[abstract] A DECISION AID FOR OPTIMIZING SURVIVAL IN A DISABLED SUBMARINE

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[abstract] A DECISION AID FOR OPTIMIZING SURVIVAL IN A DISABLED SUBMARINE

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Title: [abstract] A DECISION AID FOR OPTIMIZING SURVIVAL IN A DISABLED SUBMARINE
Author: Wray, DD; Francis, TJR; Ryder, SJ; Kargher, RS
Abstract: BACKGROUND: Should a submarine become unable to surface Under its own power, the crew are likely to spend a period of time in the boat before either having to make an escape to the surface or being rescued by another submersible. During this time they will endeavor to survive and maintain a breathable atmosphere with limited resources. The senior survivor will have to manage numerous tasks and solve many complex calculations at a time when he and his crew are under considerable psychological and physiological stress. The existing guidance on how to manage this situation is disseminated in a number of reference books. METHOD: A computer program called SEAREX has been written in visual basic, to run on any PC running Microsoft Windows 95 and Microsoft Internet Explorer. For each task which needs to be undertaken a determination has been made of the time the task will take to complete and the window in which this should occur. The program displays a "to do" list of the outstanding tasks as icons arranged in order of their urgency and impact on survival using a traffic light color coding system. Tasks which are overdue are colored red, those which need undertaken now are yellow and those which will need to be done shortly are colored green. Routines are built in which request data and undertake repeated calculations to estimate the time before an escape needs to be undertaken. Other routines include those for maintaining the atmosphere, operating the escape trunk and scheduling the issue of food and water. Past readings and predictions of the submarine atmosphere composition are displayed on graphs. "Help" screens displaying current guidance are available in both a context-sensitive manner and as electronic, hypertext-indexed reference manuals which can be accessed via the menu bar. Although the program is robust, it autosaves every five minutes to enable recovery should it crash. CONCLUSION: Although formal field testing of the prototype program has yet to be undertaken, those who have tested the program have found the interface simple to use and the advice useful. The program format may be applicable to the management of the other uncommon emergencies.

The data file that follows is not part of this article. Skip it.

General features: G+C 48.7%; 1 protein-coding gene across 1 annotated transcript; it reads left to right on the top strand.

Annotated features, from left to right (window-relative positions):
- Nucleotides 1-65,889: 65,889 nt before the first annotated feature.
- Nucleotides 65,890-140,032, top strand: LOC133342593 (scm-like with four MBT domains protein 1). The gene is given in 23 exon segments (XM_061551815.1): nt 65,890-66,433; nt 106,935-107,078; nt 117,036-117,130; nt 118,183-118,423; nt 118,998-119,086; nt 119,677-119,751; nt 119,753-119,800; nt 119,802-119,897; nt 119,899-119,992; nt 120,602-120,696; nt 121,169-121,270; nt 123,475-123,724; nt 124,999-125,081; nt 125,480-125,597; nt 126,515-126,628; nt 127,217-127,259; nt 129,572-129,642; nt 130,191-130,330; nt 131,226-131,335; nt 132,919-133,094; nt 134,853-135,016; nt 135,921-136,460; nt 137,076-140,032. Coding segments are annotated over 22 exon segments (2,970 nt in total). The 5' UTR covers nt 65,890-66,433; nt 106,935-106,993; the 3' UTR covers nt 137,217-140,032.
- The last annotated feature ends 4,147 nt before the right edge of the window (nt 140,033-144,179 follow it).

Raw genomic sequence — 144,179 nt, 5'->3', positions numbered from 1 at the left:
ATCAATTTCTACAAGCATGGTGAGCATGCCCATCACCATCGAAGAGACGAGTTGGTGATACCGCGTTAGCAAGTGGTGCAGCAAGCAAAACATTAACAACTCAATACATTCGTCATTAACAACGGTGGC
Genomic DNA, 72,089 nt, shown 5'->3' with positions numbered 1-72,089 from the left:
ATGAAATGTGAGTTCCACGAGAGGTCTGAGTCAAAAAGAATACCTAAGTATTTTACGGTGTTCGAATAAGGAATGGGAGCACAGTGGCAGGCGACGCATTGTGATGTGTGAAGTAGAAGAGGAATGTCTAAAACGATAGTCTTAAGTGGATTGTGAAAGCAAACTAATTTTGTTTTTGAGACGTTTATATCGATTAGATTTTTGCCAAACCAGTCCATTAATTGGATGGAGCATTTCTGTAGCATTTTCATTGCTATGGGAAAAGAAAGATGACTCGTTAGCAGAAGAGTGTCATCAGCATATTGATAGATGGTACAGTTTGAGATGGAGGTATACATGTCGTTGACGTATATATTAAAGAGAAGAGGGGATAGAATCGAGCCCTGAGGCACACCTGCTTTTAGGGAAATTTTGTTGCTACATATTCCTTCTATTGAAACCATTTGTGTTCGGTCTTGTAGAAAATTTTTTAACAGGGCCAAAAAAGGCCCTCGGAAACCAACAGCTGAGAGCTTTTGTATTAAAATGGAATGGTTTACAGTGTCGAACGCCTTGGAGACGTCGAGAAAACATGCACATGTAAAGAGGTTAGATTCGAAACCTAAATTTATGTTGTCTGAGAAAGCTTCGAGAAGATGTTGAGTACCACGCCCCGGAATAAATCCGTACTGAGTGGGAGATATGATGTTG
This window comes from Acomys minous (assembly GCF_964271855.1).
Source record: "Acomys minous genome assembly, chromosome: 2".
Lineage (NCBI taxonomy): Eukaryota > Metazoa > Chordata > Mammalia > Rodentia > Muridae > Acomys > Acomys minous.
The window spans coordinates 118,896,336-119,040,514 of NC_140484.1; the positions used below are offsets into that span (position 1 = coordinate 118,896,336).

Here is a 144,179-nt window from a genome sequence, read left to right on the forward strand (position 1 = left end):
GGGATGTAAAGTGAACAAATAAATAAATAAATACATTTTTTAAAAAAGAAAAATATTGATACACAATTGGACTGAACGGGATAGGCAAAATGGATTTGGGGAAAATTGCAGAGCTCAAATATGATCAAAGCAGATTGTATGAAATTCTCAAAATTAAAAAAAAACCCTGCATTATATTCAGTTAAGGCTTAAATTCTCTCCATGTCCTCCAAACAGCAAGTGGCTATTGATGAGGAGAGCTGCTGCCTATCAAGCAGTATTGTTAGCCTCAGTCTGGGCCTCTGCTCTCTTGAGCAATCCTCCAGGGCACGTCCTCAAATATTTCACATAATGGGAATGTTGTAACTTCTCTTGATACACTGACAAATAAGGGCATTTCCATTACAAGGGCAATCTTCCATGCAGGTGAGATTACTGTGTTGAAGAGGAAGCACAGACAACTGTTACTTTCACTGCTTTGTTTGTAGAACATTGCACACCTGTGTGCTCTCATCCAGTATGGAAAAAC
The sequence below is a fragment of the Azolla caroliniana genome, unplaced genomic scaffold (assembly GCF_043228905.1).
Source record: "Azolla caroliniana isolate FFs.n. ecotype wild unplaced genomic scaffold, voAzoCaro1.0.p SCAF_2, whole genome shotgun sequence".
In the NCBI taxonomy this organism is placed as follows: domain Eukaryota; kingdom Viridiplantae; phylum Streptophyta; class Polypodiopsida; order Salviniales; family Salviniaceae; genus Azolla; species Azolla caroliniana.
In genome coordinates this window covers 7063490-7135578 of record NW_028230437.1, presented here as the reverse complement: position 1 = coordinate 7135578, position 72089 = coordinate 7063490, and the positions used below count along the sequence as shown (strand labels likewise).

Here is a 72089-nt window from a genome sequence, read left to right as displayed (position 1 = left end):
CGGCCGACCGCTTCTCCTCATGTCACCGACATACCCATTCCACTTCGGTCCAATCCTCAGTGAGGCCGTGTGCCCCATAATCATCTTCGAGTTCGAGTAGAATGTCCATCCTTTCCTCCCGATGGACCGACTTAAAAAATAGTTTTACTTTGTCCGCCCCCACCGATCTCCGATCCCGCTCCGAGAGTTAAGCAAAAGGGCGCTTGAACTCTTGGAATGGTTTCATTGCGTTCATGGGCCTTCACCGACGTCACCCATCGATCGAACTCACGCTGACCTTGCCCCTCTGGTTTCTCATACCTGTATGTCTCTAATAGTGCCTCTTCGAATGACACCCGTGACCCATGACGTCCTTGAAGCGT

Description: Undersea and Hyperbaric Medical Society, Inc. (http://www.uhms.org )
URI: http://archive.rubicon-foundation.org/695
Date: 1998

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  • UHMS Meeting Abstracts
    This is a collection of the published abstracts from the Undersea and Hyperbaric Medical Society (UHMS) annual meetings.

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